Women priests act on a deep call to a different ministry

Former Franciscan sister Nancy Meyer, right, is ordained as bishop of the Midwest region of Roman Catholic Womenpriests in June. (Courtesy of Roman Catholic Womenpriests)

If there's one thing Mary Bergan Blanchard wants to make clear, it's this: She is definitely not a radical.

"I'm too old to be a radical," she said, laughing. "I'm too practical."

The thing is, most people would probably consider the 82-year-old Albuquerque, N.M., retiree to be rather radical. Take, for example, the fact that in the 1970s, when a federal mandate to desegregate the city's public schools set Boston ablaze with racial violence, Blanchard moved there from New York specifically to teach in the public school system. Or consider that in May, the former Sister of Mercy was ordained by the Association of Roman Catholic Women Priests in direct opposition to Catholic canon law, which forbids the ordination of women.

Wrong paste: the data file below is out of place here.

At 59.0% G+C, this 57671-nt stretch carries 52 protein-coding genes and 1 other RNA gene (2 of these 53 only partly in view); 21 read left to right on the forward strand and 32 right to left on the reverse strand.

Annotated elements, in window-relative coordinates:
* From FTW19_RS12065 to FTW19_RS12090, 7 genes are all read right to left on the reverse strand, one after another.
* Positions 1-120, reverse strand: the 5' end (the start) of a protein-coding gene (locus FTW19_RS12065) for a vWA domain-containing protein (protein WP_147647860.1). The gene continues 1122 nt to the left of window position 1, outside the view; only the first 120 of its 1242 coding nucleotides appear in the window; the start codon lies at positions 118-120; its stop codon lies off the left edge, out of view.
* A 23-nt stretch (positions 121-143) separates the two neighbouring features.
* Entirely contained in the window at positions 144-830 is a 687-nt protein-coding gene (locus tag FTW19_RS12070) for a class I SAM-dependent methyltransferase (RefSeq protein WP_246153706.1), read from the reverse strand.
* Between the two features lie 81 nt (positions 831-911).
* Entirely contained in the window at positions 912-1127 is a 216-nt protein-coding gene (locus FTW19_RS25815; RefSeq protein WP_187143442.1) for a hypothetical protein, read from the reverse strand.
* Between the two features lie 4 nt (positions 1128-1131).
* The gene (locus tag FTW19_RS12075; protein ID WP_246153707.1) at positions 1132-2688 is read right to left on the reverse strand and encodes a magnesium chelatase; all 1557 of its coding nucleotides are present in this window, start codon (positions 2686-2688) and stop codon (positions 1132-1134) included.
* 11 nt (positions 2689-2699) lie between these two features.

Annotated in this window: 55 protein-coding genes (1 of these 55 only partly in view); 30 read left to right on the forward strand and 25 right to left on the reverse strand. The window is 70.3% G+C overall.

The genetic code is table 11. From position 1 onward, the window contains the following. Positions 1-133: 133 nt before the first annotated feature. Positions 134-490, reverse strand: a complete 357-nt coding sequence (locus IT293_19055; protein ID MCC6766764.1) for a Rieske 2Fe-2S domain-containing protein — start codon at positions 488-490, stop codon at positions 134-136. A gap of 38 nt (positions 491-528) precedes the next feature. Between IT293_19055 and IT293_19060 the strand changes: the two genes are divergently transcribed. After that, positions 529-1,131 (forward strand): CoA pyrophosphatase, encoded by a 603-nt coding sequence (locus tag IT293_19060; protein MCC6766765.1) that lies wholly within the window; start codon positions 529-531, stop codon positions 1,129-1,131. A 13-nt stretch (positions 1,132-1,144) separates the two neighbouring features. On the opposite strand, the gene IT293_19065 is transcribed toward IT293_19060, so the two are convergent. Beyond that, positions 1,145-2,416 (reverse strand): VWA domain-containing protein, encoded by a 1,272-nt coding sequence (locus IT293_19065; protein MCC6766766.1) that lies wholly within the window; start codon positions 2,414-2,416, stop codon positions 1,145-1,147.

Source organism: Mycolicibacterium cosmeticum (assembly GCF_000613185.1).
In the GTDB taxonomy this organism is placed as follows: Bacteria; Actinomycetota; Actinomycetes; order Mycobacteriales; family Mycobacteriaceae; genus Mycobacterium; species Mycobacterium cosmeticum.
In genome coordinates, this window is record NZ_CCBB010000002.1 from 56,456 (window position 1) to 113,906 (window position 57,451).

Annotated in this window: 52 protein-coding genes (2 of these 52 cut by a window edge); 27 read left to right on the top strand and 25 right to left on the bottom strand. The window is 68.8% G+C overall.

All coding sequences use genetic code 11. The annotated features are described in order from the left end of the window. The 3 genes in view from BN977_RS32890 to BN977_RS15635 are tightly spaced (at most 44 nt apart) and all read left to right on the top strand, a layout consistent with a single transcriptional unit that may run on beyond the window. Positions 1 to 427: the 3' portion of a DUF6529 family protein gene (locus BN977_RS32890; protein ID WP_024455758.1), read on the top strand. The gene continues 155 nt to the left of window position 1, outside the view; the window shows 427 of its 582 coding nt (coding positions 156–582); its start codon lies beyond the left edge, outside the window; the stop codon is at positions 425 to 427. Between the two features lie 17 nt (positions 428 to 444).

But if you think any of that is radical, Blanchard says you would be wrong. She moved to Boston because she was deeply disturbed by the country's racial issues; she was a teacher and she wanted to do something about it. Practical. She became a woman priest because women are underrepresented in the world's religions and, because she was recently retired, she was looking for a new calling. Also practical.

Read the full story at Global Sisters Report.

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